Tuesday, July 29, 2014
More Melon Musing
The Melons are not done yet. In fact they seem to be bouncing back against the Squash bug horde a bit and the horde itself appears to be lessening. Not really sure how or why but I am wondering if perhaps these other plants they attack just do not give em enough to sustain their numbers. If I can break the cycle this year it may mean less Squash bugs next year.
Anyway I keep finding more Melons each time I go out and look. Picked up another four Sugar Babies last night that were hiding under some volunteer Cowpeas I left to grow. I also chopped up three Melons like the picture you see above for more Jelly. This time I am assuming the Jelly will turn out almost clear.
The Melon above is a Cream of Saskatchewan. Supposedly this Melon variety was introduced by Russian immigrants and thrives better in cooler climates than most Melons. Perhaps that's why I had pretty good luck with them this year despite the Squash bug attack. They are not a Melon you will find at the stores because they have an extremely thin rind. Because of the thin rind they tend to split easily and you have to watch em close depending on the growing conditions. They have a pretty light taste which some people really enjoy and they are one of the easiest Melons I have found to remove the seeds from.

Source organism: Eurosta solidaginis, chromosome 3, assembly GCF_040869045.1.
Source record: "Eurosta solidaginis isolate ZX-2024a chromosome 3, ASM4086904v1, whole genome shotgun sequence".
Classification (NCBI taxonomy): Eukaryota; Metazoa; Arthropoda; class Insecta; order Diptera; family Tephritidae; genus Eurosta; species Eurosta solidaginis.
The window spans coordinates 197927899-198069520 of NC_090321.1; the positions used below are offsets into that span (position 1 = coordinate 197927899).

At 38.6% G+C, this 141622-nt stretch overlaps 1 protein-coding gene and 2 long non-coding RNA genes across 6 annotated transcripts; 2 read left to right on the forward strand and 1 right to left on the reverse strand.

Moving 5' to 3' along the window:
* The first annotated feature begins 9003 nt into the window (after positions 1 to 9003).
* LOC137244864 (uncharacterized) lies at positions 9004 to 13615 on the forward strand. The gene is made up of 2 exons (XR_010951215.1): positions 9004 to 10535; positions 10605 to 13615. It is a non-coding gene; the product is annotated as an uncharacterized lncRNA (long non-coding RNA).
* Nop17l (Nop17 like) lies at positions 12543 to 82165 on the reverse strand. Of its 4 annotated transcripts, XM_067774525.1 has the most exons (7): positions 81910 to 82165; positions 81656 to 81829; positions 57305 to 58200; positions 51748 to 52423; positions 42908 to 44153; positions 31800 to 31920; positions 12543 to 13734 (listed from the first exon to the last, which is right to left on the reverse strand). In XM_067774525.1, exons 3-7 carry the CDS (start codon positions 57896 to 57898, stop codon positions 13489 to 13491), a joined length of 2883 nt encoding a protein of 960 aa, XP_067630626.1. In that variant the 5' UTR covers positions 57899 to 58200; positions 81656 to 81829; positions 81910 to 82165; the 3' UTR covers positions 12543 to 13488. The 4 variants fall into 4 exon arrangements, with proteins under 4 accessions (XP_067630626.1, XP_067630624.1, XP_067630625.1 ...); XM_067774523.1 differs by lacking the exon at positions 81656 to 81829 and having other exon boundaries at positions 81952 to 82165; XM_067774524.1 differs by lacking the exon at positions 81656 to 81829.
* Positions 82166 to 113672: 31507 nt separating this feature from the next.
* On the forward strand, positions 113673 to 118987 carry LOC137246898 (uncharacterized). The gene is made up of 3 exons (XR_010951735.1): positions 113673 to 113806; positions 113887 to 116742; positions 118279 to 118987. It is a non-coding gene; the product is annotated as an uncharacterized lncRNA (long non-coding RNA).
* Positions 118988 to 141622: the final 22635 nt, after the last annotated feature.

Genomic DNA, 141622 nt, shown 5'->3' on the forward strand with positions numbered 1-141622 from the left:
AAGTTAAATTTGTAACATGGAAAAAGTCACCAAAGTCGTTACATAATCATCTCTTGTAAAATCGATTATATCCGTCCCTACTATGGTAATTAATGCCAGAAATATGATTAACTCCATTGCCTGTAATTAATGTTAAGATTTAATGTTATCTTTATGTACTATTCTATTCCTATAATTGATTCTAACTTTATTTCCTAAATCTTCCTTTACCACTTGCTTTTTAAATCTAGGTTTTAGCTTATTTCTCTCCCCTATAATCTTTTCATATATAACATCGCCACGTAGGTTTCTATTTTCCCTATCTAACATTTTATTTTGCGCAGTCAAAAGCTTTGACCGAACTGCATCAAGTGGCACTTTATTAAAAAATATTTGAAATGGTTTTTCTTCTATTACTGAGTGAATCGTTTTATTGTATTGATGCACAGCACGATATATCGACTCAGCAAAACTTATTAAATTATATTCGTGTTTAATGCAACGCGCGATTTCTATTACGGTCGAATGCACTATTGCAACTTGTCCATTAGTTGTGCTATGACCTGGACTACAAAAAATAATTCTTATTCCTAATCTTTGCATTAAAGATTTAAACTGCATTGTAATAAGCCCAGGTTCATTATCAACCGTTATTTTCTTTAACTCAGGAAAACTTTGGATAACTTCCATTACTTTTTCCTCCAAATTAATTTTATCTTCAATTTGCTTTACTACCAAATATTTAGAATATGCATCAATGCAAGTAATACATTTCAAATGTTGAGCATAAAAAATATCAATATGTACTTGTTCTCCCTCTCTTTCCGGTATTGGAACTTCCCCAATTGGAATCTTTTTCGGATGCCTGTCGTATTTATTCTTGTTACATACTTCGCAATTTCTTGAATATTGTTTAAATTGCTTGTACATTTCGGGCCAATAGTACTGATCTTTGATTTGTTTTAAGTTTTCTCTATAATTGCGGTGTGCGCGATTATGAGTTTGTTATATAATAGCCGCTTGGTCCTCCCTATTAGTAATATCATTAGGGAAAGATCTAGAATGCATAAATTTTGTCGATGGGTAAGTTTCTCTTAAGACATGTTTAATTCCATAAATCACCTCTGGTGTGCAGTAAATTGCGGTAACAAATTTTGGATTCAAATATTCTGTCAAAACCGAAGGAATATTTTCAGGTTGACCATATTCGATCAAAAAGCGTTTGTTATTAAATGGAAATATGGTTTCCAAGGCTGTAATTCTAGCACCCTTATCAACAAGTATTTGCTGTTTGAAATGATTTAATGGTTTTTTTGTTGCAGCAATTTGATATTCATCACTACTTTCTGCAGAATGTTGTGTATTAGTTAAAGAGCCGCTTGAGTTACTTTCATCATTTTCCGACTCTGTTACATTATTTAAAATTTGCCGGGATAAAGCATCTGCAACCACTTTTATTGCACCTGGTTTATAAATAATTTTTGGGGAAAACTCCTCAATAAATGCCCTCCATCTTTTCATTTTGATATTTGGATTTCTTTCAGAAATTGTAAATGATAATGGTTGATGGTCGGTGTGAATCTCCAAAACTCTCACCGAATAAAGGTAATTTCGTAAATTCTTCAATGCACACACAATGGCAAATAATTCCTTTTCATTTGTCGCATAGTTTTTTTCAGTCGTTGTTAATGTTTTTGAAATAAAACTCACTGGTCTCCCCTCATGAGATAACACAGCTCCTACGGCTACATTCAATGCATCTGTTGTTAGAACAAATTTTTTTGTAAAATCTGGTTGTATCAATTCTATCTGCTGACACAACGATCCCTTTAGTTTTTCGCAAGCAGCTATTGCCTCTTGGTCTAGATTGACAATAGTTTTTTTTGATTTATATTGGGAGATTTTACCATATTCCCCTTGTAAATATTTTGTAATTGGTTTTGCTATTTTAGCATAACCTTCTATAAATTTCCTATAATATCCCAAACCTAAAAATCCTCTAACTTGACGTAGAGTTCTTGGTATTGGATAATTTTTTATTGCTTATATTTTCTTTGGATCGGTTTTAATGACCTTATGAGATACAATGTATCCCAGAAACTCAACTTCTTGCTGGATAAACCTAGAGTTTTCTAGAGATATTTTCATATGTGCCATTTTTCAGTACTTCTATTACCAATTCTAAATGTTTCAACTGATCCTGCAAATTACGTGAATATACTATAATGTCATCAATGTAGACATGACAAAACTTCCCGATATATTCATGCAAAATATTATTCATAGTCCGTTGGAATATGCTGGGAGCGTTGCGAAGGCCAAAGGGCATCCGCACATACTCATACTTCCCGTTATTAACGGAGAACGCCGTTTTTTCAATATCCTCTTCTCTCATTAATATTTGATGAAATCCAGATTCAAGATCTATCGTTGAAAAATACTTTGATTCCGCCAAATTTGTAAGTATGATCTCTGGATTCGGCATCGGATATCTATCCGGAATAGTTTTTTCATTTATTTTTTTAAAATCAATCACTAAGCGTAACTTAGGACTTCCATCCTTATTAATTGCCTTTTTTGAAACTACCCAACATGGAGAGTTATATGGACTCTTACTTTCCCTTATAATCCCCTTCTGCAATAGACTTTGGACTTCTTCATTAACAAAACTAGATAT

This is the first year the wife and I are trying to make distinct batches of Water Melon types. Usually we just mixed em together but this year we are making specific batches of the Saskatchewan Cream and the Sugar Babies along with perhaps a straight Banana Melon if we get enough and the typical mixed one we did earlier.
All in all as I dig through the tall over grown Melon patch I am discovering this years harvest wasn't as bad as I first thought. I just let too many volunteer Tomatoes and Cowpeas grow up in there and they are hiding the Melons.
Eventually I imagine planting these various varieties of Melons will have to come to a stop. Unless I want to begin either limiting myself to one variety a year or making beds that are separated well apart for each variety when the seeds are no longer available I will be forced to only grow cross pollinated Melons. I should start looking into a Small-Hold specific variety from saved seeds just to see what I get but for now I have more than enough set back to continue growing many different varieties.
Keep Prepping Everyone!!!